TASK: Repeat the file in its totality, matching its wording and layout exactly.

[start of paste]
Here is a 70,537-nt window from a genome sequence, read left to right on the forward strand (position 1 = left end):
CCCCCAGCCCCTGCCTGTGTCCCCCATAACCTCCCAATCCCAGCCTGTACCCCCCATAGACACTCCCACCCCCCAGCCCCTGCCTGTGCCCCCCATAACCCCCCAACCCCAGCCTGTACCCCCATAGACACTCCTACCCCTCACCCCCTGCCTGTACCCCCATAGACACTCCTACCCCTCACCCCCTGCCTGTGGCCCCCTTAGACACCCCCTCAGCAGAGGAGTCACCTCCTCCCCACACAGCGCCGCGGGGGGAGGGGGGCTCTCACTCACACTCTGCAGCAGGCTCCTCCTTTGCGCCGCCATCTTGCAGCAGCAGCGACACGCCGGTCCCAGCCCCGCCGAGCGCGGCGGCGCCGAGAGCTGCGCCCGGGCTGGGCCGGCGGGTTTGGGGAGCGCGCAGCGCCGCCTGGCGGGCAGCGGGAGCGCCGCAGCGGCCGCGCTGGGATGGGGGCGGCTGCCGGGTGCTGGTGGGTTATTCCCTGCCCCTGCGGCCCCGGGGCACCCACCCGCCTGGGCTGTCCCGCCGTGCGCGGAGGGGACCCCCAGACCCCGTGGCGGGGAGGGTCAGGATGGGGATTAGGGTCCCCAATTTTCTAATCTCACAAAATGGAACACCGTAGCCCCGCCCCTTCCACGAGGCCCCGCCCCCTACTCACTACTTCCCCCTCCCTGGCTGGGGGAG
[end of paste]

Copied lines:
Here is a 70,537-nt window from a genome sequence, read left to right on the forward strand (position 1 = left end):
CCCCCAGCCCCTGCCTGTGTCCCCCATAACCTCCCAATCCCAGCCTGTACCCCCCATAGACACTCCCACCCCCCAGCCCCTGCCTGTGCCCCCCATAACCCCCCAACCCCAGCCTGTACCCCCATAGACACTCCTACCCCTCACCCCCTGCCTGTACCCCCATAGACACTCCTACCCCTCACCCCCTGCCTGTGGCCCCCTTAGACACCCCCTCAGCAGAGGAGTCACCTCCTCCCCACACAGCGCCGCGGGGGGAGGGGGGCTCTCACTCACACTCTGCAGCAGGCTCCTCCTTTGCGCCGCCATCTTGCAGCAGCAGCGACACGCCGGTCCCAGCCCCGCCGAGCGCGGCGGCGCCGAGAGCTGCGCCCGGGCTGGGCCGGCGGGTTTGGGGAGCGCGCAGCGCCGCCTGGCGGGCAGCGGGAGCGCCGCAGCGGCCGCGCTGGGATGGGGGCGGCTGCCGGGTGCTGGTGGGTTATTCCCTGCCCCTGCGGCCCCGGGGCACCCACCCGCCTGGGCTGTCCCGCCGTGCGCGGAGGGGACCCCCAGACCCCGTGGCGGGGAGGGTCAGGATGGGGATTAGGGTCCCCAATTTTCTAATCTCACAAAATGGAACACCGTAGCCCCGCCCCTTCCACGAGGCCCCGCCCCCTACTCACTACTTCCCCCTCCCTGGCTGGGGGAG